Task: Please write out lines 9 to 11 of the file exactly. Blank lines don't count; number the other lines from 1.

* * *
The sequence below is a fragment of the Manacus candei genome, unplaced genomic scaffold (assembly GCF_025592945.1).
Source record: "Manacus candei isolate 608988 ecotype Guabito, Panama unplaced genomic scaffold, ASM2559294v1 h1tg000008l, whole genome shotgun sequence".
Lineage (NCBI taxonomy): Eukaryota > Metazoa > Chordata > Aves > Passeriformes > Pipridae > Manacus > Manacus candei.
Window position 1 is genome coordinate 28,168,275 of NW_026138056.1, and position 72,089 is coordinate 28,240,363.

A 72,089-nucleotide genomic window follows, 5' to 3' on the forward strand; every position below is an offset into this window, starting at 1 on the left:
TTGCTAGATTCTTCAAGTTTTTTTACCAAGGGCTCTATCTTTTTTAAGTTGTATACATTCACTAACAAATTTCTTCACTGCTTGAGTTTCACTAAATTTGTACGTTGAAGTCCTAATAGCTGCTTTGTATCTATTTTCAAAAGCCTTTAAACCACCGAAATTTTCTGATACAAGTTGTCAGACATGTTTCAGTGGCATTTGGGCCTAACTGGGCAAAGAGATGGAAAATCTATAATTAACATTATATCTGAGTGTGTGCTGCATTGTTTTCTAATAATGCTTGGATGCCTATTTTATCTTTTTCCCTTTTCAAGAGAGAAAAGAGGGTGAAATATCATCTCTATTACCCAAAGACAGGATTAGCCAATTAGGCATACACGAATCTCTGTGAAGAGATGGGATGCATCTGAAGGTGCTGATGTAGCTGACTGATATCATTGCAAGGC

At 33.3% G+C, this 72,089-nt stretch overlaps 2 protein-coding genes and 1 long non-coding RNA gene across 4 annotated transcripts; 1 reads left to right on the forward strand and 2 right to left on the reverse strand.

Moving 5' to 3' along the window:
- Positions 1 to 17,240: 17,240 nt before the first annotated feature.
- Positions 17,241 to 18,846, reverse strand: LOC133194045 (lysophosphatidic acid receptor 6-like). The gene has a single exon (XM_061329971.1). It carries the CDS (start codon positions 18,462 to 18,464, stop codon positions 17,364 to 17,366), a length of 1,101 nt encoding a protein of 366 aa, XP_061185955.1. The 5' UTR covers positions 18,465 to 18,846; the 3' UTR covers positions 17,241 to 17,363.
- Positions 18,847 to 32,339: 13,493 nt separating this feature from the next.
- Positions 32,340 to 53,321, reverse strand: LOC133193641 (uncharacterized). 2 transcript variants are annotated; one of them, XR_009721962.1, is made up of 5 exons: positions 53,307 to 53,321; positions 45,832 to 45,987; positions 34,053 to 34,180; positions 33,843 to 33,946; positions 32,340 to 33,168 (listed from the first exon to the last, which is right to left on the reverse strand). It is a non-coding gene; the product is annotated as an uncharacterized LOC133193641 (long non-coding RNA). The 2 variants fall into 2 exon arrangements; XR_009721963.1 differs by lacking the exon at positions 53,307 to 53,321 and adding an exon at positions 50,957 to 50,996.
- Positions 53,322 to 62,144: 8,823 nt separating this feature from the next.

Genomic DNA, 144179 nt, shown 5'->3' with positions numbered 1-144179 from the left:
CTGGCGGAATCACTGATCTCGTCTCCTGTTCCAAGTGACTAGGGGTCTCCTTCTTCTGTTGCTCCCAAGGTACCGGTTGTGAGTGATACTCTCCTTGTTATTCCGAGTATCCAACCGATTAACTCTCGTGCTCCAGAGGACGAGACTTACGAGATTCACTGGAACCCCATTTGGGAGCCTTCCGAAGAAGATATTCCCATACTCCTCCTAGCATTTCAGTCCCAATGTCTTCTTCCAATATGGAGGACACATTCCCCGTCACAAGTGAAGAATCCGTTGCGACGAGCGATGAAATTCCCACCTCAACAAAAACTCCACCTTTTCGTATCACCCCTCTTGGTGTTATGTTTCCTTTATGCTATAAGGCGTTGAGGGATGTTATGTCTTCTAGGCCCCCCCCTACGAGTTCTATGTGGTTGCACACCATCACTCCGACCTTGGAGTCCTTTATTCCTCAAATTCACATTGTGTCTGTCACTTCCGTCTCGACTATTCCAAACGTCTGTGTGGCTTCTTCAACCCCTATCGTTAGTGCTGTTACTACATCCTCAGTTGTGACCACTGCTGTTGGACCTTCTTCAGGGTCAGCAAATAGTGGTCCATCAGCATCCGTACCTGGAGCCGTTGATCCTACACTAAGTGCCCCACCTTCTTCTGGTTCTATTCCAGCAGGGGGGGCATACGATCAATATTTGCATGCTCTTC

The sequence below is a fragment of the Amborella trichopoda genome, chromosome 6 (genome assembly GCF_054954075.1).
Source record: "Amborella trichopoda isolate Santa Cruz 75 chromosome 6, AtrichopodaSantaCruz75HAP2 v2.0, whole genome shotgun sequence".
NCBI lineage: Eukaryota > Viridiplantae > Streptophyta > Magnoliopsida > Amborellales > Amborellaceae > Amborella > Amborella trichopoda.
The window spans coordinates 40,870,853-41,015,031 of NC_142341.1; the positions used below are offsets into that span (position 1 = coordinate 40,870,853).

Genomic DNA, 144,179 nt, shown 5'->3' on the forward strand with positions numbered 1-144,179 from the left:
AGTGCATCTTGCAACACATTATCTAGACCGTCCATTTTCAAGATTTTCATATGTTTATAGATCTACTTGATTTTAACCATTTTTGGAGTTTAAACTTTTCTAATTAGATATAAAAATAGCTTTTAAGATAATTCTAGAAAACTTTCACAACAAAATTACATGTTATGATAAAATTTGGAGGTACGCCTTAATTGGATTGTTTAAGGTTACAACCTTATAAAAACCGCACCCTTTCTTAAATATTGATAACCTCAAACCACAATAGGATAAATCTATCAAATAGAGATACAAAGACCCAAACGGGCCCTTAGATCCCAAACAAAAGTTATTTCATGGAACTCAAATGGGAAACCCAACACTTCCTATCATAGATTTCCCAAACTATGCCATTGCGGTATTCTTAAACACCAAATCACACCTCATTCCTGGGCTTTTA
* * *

- Positions 1 to 17,240: 17,240 nt before the first annotated feature.
- Positions 17,241 to 18,846, reverse strand: LOC133194045 (lysophosphatidic acid receptor 6-like). The gene has a single exon (XM_061329971.1). It carries the CDS (start codon positions 18,462 to 18,464, stop codon positions 17,364 to 17,366), a length of 1,101 nt encoding a protein of 366 aa, XP_061185955.1. The 5' UTR covers positions 18,465 to 18,846; the 3' UTR covers positions 17,241 to 17,363.
- Positions 18,847 to 32,339: 13,493 nt separating this feature from the next.